"I'M MUCH CALMER, HAVE EVERYTHING MUCH MORE UNDER CONTROL NOW. I HAD TO TAKE THIS STEP."
"I became a coach, because I like basketball," Pozzecco said, revealing the worst-kept secret in the world for anyone who has seen him on the court as a player and even still on the sidelines. "Whenever they give me an opportunity to live in this world, I'm happy. When Capo d'Orlando in 2012 called me to start coaching in the second division, I was happy and then it continued from there."
But he will also tell you that his self-described crazy personality was something he felt he needed to change: "As a player, you can show your emotions and your personality. And even then it's bad sometimes, but it's totally different for a coach. I didn't change a lot between playing and coaching until I came to Sassari and now I'm totally different."
"I'm much calmer, have everything much more under control. I had to take this step, because it was not possible to coach like before - to have crazy reactions with the referees, with everybody," Pozzecco explained. "It's a balance. You can use your emotions sometimes, but not too often, because even your players will start to look at you like you're a clown."
The balance seems to be working fine for Pozzecco and Dinamo, who have lost only three games since his mid-February takeover. Having defeated ZZ Leiden, Pinar Karsiyaka and UNET Holon en route to the Finals, the Sardinian club already made history with what is their best-ever European campaign to date. The same could be said for the Wucherer-coached Wurzburg, who overcame the likes of Avtodor Saratov, Bakken Bears and Pallacanestro Varese to get to the Finals.
"Wurzburg are kind of new when it comes to European basketball, so we're very happy with our season, with our campaign in the FIBA Europe Cup. It took the team a little while to find its way but we found our way and the guys are playing well together. I think they really found a way of functioning," Wucherer rained praise on his players.
"It's a great group of guys and I'm very happy for them that we're playing on a European level very successfully. It would be great to crown this with the title and we're going to try hard, but it's going to be difficult, because Sassari have a really deep team. And a very talented squad."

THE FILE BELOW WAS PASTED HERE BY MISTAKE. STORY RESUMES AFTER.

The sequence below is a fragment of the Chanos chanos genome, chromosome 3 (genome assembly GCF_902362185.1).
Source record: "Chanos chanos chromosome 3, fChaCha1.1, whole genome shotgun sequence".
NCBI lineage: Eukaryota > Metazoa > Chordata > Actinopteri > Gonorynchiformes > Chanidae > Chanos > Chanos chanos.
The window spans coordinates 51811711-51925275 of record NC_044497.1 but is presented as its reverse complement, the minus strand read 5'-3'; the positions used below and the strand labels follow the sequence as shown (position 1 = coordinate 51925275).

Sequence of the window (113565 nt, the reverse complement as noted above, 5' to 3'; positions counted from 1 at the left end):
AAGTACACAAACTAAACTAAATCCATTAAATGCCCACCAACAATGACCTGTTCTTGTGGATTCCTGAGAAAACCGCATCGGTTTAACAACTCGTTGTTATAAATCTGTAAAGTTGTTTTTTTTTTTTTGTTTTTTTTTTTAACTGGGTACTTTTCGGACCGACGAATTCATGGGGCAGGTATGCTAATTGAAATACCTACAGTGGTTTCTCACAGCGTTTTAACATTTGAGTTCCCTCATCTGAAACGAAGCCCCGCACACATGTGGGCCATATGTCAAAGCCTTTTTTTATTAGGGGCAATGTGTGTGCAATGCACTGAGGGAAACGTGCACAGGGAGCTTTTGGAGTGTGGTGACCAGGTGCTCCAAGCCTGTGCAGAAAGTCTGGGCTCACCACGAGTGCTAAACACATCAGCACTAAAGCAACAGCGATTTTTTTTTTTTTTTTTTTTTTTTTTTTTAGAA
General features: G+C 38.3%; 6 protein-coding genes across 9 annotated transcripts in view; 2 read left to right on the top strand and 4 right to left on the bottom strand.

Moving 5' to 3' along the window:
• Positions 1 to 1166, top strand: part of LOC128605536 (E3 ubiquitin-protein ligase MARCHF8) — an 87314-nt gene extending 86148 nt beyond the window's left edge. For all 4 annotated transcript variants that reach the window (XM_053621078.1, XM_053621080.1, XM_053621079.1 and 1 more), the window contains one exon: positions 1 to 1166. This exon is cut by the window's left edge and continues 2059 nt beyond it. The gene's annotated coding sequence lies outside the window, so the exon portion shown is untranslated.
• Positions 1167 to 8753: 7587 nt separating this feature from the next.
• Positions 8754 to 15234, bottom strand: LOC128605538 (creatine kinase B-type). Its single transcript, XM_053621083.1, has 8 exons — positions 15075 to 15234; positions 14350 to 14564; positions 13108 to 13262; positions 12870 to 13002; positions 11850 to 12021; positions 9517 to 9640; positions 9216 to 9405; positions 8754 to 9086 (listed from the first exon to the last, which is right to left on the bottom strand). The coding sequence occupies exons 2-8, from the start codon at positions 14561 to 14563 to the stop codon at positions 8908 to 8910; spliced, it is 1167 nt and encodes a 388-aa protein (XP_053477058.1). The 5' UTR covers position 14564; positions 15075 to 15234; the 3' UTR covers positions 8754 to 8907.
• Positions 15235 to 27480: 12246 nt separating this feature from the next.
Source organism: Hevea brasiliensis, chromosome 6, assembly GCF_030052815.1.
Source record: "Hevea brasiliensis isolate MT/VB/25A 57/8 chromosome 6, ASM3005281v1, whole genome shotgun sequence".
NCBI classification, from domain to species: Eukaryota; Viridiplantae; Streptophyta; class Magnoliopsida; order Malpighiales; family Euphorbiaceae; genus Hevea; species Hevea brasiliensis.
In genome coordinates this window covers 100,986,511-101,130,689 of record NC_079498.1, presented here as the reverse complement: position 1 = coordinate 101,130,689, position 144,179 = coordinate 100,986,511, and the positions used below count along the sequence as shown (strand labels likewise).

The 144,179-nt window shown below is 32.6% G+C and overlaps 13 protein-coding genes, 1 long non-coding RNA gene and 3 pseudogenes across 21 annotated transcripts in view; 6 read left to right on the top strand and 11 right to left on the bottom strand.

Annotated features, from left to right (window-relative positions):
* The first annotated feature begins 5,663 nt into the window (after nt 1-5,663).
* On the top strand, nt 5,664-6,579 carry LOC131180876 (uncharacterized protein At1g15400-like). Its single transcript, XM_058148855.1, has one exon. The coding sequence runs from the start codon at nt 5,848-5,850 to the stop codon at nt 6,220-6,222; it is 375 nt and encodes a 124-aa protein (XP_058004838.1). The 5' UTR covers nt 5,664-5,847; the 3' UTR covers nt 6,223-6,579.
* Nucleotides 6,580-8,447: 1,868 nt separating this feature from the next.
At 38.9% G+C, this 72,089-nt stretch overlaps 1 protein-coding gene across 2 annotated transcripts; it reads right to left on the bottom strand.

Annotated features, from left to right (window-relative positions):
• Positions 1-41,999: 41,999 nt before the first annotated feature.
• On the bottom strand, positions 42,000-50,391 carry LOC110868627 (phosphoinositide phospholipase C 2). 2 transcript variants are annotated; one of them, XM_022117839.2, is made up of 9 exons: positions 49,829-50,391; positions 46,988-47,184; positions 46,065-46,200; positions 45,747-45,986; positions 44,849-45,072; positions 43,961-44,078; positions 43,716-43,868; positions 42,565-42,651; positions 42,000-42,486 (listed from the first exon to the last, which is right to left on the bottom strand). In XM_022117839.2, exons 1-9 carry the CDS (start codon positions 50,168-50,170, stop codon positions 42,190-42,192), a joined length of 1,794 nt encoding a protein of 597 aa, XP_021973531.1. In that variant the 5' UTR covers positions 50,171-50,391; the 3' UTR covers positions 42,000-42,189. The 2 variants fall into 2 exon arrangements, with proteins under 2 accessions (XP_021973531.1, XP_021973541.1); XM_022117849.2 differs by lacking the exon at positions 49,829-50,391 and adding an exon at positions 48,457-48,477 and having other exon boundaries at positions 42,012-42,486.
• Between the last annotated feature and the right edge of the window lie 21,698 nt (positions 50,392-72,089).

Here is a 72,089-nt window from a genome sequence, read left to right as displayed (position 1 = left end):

"IT WOULD BE GREAT TO CROWN THIS WITH THE TITLE AND WE'RE GOING TO TRY HARD."
- Denis Wucherer
And the vibe in the Dinamo camp was strikingly similar. "We are so happy and proud that this is the first European Finals that this club has reached. Sassari won a championship, had success in Italy, but never in Europe. We are proud of that, the players have to be proud of themselves," Pozzecco reflected.
"They have to leave these games having enjoyed them. I know it's not so easy because it's the Finals and everybody wants to win, but we have to enjoy it, all of us. Even with Wurzburg and their fans, they too have historic results. I want to watch these kind of Finals enjoying them."
The new FIBA Europe Cup champion will be crowned already on May 1, but the Wucherer-Pozzecco reunion serves as yet another reminder that basketball is more than just a game. "This is the best part of sports, in my opinion," Pozzecco smiled about crossing paths with his former colleague and current rival.
"Everybody is focused on results, they talk about how many championships, cups and medals you won. But I'm not focused just on that. Of course, as a sportsman, you have to be driven to win the games. There are a lot more things that are also very important."